Sir Gawain

Canto The Fourth

1912 Sir Gawain and the Green Knight

by Rev.. Ernest J. B. Kirtlan, B.A. (London), B.D. (St. Andrews)



Canto the Fourth


CANTO THE FOURTH - Sir Gawain and the Green Knight

NOW drew near the New Year as the night waned and the darkness passed away as God doth bid. But wild weather of the world came out of the wakening day, and clouds cast down cold upon the earth, and there was enough of the north in the weather to vex the naked. And snow fell sharply and covered the wilds. The whistling wind rushed down from the heights, and there were great drifts in the dales. And as the knight

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lay in his bed he listened to the storm, and though he locked his eyelids, full little he slept, and he heard the crowing of each cock in turn. Ere the day dawned he dressed himself by the light of a lamp that gleamed in his chamber. He called to his servant, and quickly he answered him, and he bade him bring in his cuirass and his saddle, and he rose up forthwith and fetched the riding apparel, and prepared Sir Gawain for his journey in great wise. First he clad him in his clothes, that he might ward off the cold, and then in his other harness that had been faithfully guarded. His coats of mail and his armour-plate all shone with burnishing, and the rings of his rich coat of mail were cleansed of all rust, and were all fresh as at first, and he was fain to thank

him there.
Of the armour every piece
He had wiped clean and fair,
As no warrior's in Greece.
He asked for his steed so rare.

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Divider art by Frederic Lawrence


Letter A Sir Gawain

AND while he was then being decked out in these rich weeds, his coat with the badge of noble deeds, adorned as it was with stones of virtue up on velvet and bound with embroidered seams and fair furred within with costly furs, yet forgot he not the lace girdle, the lady's gift for his protection. When he had belted his sword upon his smooth haunches he wound the love-token round and round about him, and he quickly folded the gay girdle of green silk about his loins over the rich and royal red cloth. But he wore not this rich girdle for its great price, nor for pride of polished pendants, or because gold glittered and gleamed upon it, but to save himself when it behoved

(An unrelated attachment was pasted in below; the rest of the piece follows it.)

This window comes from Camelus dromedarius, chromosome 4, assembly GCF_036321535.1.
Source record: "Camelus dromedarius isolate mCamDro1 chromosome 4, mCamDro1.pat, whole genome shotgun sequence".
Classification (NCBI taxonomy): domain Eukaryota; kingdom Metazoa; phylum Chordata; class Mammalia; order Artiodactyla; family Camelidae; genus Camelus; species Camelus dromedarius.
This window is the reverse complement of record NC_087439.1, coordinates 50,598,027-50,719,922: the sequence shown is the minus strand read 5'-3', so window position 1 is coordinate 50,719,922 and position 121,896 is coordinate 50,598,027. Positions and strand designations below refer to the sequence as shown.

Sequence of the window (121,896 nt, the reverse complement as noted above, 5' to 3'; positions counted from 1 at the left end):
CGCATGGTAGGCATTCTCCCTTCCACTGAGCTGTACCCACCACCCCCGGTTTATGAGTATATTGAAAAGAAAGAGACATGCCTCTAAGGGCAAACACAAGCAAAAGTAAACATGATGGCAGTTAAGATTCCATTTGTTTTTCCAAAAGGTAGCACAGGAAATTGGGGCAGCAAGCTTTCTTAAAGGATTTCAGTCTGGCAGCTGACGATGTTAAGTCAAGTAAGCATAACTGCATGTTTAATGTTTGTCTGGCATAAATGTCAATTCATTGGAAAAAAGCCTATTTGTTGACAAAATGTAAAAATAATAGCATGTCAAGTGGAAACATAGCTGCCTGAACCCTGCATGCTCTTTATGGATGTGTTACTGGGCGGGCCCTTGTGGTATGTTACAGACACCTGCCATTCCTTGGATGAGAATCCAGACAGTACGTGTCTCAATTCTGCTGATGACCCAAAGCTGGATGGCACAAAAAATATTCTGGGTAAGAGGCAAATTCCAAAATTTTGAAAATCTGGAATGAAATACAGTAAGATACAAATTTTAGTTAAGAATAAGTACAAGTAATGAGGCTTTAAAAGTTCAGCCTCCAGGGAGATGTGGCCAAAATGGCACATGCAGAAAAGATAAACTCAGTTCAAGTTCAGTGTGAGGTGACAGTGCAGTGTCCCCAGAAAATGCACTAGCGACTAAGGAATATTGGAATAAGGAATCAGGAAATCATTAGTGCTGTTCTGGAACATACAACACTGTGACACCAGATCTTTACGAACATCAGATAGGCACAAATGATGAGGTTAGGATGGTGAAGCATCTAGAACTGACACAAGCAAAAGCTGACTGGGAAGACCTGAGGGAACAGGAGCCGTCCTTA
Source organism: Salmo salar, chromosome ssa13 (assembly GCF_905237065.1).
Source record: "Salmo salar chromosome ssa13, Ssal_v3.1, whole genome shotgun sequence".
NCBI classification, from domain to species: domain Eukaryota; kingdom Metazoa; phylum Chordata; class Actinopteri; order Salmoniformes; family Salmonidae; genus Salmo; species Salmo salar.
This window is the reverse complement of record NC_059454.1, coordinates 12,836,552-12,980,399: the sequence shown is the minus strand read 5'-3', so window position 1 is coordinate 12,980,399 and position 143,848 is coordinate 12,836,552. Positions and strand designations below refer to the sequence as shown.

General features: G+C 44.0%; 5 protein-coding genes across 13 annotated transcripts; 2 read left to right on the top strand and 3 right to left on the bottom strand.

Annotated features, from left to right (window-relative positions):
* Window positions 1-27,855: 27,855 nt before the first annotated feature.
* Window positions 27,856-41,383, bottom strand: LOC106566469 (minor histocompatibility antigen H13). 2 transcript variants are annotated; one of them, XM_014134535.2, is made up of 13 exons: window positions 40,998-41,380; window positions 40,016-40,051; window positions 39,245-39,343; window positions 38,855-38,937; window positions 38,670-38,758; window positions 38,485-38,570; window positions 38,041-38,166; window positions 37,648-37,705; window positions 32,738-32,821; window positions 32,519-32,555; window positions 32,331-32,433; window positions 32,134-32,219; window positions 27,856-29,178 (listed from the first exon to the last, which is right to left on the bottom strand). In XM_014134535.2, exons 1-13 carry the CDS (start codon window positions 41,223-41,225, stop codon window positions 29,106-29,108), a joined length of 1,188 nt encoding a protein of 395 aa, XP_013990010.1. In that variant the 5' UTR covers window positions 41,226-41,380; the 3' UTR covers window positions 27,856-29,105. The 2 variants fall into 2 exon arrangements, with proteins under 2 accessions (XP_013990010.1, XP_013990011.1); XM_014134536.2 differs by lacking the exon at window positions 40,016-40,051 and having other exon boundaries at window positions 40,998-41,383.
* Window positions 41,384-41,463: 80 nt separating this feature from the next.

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him to suffer and to bide bale without debate and to beware of the sword

or blow.
And then the bold knight down
From that fair castle doth go,
All that household of renown
He thanketh them, I trow.

Divider art by Frederic Lawrence


Letter T Sir Gawain

THEN his fine and huge horse Gringolet was made ready. He had been well cared for, and was proud and eager for galloping. Sir Gawain went up to him and looked in his face. Then he solemnly addressed the company, and swore, 'Here in deed is a well-mannered and courteous household, and may the lord who main-

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tains them have great joy. And may love betide the dear lady of the house all her life. And when they cherish their guests and do honour to them, may the High Lord that wields heaven on high bless them and you all; and if I live long enough I will grant you some meed for your services.' Then stepped he into the stirrups and mounted his horse, and his servant handed him his shield, which he received on his shoulder, and then goading Gringolet with his golden spurs, he stood there no longer, but struck sparks from the stones, and the horse

did prance.
His man on horse was then
That bore his spear and lance,
'This castle to Christ I ken
Oweth its good chance.'

Divider art by Frederic Lawrence

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Letter T

THEN the bridge was let down, and the broad gates were flung open, both halves of them. The knight crossed him self as he passed the thresh old, and praised the porter, and knelt before the prince of that castle and bade him good day, and went on his way with his one servant who was to show him the path to that sorrowful place where he was doomed to receive the rueful blow. They took their way by hills where the boughs of the trees were bare, and they climbed up by cliffs where the frost was clinging. The clouds did not fling down the snow, but gloomy was it beneath. The moor was muggy with mist, and the snow melted on the mountains, and each hill had a cap or mantle of fog, and brooks boiled among the rocks, dashing white on the shores as they rushed downwards, and lone-

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some was the way as they went by the woodlands until the time came for the sun to rise
that tide.

They rode o'er a hill full high,
The white snow lay beside;
The man who rode him by
Bade his master abide.

Divider art by Frederic Lawrence


‘FOR hither,’ said the man, ‘I have brought thee at this time, and now thou art not far from that famous place about which thou hast so specially asked so many questions. But soothly I will tell thee, since I know thee and thou art one among ten thousand, and I love thee well, that wouldst thou take my counsel it would be better for thee; for the place towards which thou dost press forward is held to be full

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perilous, for there dwells in that waste one of the worst upon earth. And he is strong and stern, and loves to deal great blows, and greater is he than any man in the world, and his body bigger than the best four knights that are in the house of King Arthur, Hector, or any others. And such chance he achieves at the Green Chapel that none passes that place, though he be proud in his armour, but that he deals them a death-blow by a stroke of his hand. For pitiless is he, and shows no mercy. For whosoever rides past the chapel he thinks it as good to kill him as to remain alive himself, be he churl or chaplain, monk or mass-priest. There fore I say to thee, forsooth, as thou dost sit in the saddle, if thou comest there, thou shalt be killed, believe thou that, forsooth, though thou hadst twenty lives

to spend.
He has dwelt here of yore;
Do not thither wend,
Against his dintings sore
Thou mayest not thee defend.’

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Letter F Sir Gawain